5 Engagement Best Practices for Omnichannel and Digital UX
Part one in our Omnichannel & Digital UX Best Practices series.
It should be easy for consumers to engage with your brand. People want to interact. They want to have an experience tailored to them. And they want this experience to be seamless and genuine. Here are five ways to engage with customers to provide a great digital and omnichannel experience.
1: Get users invested by customizing & personalizing experiences to best meet their needs.
Want to know what your customers like? Just ask them. Customers are often willing to share their preferences as long you are upfront about what they will be used for and make preference selection optional. Make it clear that these preferences are used to customize their experience. Goodreads is a great example of how to customize and personalize for users. The company offers up multiple book genres and asks users to select which ones they are interested in. With these preferences set, Goodreads is then able to more accurately recommend books its customers are interested in reading.
2: Allow users quick access to frequent tasks and show data in an intuitive format.
Don’t make your customers search endlessly for common tasks. Do some usability testing to find out which tasks they will use most often and place these functions in easy-to-access spots. In its app, &pizza presents content in a very simple, direct way. The app gives seven key options very clearly. Six of which (Locations, Rewards, Menu, etc.) are all the same size, and then a larger call-to-action, “Order Ahead,” listed at the bottom of the screen – indicating its prominent use.
3: Make users feel special.
Dale Carnegie once said, “A person’s name is to him or her the sweetest and most important sound in any language.”
And Dale knew a thing or two about winning friends and influencing people. Brands should heed this advice and use customers’ names to make them feel special. Seeing their own name can make people feel more comfortable and reassured that the experience they are being presented with is solely for them. It can also serve as a reminder that everything is working properly. McDonald’s provides a good example of how to use a customer’s name to welcome them to a digital experience.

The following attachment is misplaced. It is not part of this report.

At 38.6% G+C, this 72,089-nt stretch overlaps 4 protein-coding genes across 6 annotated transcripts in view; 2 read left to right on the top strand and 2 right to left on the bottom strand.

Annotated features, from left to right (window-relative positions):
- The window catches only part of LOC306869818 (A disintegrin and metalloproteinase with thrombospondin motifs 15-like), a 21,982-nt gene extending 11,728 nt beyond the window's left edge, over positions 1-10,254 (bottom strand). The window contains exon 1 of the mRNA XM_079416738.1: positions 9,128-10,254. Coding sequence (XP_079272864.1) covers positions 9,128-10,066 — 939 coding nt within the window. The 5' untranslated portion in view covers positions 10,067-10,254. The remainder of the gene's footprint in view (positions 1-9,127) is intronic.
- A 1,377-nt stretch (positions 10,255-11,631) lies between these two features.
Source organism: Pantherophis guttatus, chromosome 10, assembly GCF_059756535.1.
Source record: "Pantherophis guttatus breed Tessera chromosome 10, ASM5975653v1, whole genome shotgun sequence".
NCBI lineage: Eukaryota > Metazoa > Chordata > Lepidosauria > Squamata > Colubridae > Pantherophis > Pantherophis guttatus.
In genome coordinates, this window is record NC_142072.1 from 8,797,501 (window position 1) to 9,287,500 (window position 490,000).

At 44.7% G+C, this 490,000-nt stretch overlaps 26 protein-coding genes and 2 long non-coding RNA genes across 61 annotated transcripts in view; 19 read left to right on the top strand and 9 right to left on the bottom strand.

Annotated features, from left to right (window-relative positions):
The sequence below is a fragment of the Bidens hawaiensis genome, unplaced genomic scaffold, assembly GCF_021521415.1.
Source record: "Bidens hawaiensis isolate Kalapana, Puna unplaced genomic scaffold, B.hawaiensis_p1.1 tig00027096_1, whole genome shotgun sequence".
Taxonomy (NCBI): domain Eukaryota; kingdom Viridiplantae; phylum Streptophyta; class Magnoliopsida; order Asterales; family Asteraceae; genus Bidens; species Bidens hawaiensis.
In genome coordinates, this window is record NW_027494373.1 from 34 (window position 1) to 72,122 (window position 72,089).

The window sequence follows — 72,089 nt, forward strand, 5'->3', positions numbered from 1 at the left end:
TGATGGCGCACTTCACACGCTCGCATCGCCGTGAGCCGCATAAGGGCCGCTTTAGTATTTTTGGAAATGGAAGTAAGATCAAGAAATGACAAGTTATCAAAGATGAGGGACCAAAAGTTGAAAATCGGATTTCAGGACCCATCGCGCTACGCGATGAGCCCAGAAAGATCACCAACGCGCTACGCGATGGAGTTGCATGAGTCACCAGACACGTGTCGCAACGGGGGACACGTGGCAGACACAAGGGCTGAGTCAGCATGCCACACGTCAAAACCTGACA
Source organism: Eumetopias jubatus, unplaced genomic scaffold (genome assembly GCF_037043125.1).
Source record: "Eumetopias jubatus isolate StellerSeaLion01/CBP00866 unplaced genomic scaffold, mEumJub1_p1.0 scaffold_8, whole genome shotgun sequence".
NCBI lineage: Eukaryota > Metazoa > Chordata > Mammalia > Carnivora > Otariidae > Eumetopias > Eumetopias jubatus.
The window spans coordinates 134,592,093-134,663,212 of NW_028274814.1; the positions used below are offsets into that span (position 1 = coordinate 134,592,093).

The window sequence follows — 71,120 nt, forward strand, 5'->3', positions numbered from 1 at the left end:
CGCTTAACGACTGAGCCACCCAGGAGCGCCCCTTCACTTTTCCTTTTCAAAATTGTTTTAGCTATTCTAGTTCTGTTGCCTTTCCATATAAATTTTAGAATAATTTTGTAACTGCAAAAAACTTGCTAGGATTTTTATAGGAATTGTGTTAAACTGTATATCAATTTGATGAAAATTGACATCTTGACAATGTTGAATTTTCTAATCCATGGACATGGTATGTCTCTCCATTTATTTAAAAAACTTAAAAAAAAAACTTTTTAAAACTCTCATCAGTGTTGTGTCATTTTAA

4: Offer quick and easy access to help and support in a variety of formats.
Every user is different. This means every user’s needs are different, and this applies to asking for help too. That’s why it is important to offer help and support in a variety of ways. Not every user will feel comfortable asking for support via chat; others may not want to talk on the phone; and still others prefer to have a FAQ library at their fingertips and avoid interaction altogether. Nest is a company that offers plenty of support options. Not only does Nest present different options to interact with a support professional – including chat, search, and phone – the company also gives customers various options about topics and formats to narrow down a user’s search.
5: Choose a tone and ethos for content that appeals to your target audience.
It’s not just what you say, it’s how you say it that can make all the difference. Your brand’s tone should be consistent across all channels.
No matter where your customers go, what platforms they interact with, you should be delivering your message with the same tone and ethos. This tone and ethos should resonate with the people who use your product. Perhaps there is no better example than Starbucks, a company that has built a strong brand identity on the principles of enjoying coffee, embracing technology, and enacting social change. You can see this tone displayed proudly all over Starbucks’ digital properties, including its website, where “Social Impact” is displayed prominently.
This is just part one in our series of Omnichannel and Digital UX Best Practices. Make sure to stay tuned for more!